Accessibility for Ontarians with Disabilities Act Alliance Update
United for a Barrier-Free Ontario for All People with Disabilities
Give the City of Toronto Feedback Before December 13 on Whether the City Should Allow Pilot Projects with Electric Scooters or Other Micromobility Devices that Endanger Vulnerable Pedestrians with Disabilities
November 24, 2023
The City of Toronto is conducting an important online survey about the possibility of legalizing the use, in public, of several different kinds of micromobility devices like electric scooters. These endanger safety and accessibility for people with disabilities.
It is important for people with disabilities, and for people who care about safety for people with disabilities, to fill out this City of Toronto survey, either online, or by filling out the survey form below and emailing it to the City at the email address provided below. You must do so by December 13, 2023.
Please oppose any public use of the dangerous forms of micromobility, such as electric scooters, even if they are legally limited to roads and bike paths. We know that the police will not effectively enforce such restrictions, when a city bans them from sidewalks, but allows them on the road. They will end up being ridden on sidewalks with impunity.
Moreover, if Toronto were to allow e-scooters on bike paths, that means they will be legally allowed on some sidewalks. Earlier this week, the AODA Alliance made public a new captioned online video that shows that the City of Toronto has built a new bike path right on a sidewalk. It endangers blind people who cannot know there is a bike path there, and how to avoid it.
People with disabilities have lots to fear. In response to our widely-watched video and the substantial media coverage it triggered, the City of Toronto’s office responsible for this dangerous design has doubled down, defending it, and saying it has used it in other parts of the city.
We appreciate the City of Toronto conducting this survey. However, we fear that most people with disabilities will not know about it. Moreover, the survey does not alert people who complete it that there are very serious objections to e-scooters by people with disabilities, that led the Toronto City Council to vote unanimously on May 5, 2021 not to lift the ban on e-scooters. The survey does not alert the public to the proven dangers that the earlier report by City staff to City Council have documented. The survey does not alert the public that fully 21 community and disability organizations wrote all members of City Council earlier this fall, insisting that they not lift the ban on e-scooters.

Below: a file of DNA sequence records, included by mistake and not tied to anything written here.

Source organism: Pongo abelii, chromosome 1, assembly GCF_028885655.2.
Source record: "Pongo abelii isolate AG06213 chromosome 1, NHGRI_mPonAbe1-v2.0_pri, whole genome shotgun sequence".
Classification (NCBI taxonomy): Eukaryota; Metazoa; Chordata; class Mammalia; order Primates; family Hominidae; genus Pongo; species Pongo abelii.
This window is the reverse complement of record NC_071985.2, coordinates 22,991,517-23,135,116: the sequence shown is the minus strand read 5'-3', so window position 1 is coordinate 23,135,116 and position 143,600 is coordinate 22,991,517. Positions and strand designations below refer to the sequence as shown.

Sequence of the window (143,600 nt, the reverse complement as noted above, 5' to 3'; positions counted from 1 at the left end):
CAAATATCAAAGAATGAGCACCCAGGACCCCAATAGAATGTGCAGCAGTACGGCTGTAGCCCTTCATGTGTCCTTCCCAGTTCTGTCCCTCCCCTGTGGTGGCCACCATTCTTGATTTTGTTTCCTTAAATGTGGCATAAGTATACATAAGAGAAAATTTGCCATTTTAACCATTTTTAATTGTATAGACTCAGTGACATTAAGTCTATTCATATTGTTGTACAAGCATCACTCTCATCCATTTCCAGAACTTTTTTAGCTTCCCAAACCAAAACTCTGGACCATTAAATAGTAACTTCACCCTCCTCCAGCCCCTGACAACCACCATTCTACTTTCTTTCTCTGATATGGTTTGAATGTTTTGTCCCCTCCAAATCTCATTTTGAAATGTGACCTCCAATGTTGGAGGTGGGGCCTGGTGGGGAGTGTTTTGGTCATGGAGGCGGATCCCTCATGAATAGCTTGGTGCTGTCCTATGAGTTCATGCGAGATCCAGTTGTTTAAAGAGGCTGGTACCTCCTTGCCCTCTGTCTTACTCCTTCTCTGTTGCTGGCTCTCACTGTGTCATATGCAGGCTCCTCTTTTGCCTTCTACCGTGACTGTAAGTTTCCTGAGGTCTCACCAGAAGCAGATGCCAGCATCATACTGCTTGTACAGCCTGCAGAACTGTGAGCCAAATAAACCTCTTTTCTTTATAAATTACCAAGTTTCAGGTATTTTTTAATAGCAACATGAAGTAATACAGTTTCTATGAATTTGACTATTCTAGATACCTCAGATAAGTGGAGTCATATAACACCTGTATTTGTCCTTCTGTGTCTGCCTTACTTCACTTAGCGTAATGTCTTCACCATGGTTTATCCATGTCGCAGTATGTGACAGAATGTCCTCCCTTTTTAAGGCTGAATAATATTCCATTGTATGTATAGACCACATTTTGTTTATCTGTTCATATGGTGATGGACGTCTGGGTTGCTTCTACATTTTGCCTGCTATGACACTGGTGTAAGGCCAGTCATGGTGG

These concerns seriously undermine the fairness and value of the survey, in so far as some respondents may voice support for legalizing micromobility devices like e-scooters, when they don’t know about the proven dangers they pose for vulnerable pedestrians with disabilities. People with disabilities deserve better.
To learn more about the strong opposition from the disability community to e-scooters, visit the AODA Alliance website’s e-scooters page.
We emphasize that the survey here and the concerns we voice have nothing to do with any mobility devices designed for people with disabilities.
City of Toronto Email to the Disability Community Seeking Input on Electric Scooters and Other Micromobility Options
We are asking the public to tell us what you think about new forms of mobility called micromobility on City of Toronto’s streets and bike lanes.
These include bikes, e-bikes, scooters and more. The public survey is now live on the city’s website and will be open until December 13. For an alternate format I have also attached a Word version of the survey that can be submitted to firstname.lastname@example.org.
The results from this survey will be used along with other public engagement, research and input to develop a city-wide strategy for micromobility, including what new forms of mobility might be allowed in future on streets and/or in bike lanes. For more information, please visit our webpage.
Janet Lo (she/her)
Senior Project Manager
Transportation Services, Strategic Policy & Innovation
Text of City of Toronto Survey on Electric Scooters and Other Forms of Micromobility
City of Toronto Public Survey on Micromobility
Deadline is December 13, 2023 to submit to email@example.com
Images are shown that include: a food delivery courier on a seated scooter or moped, a parent cycling with two young kids in front in a large bucket seat, a young woman riding a standing electric kick-scooter, a woman bicycling with a container on the rack behind her, and an older man driving a mini-electric car.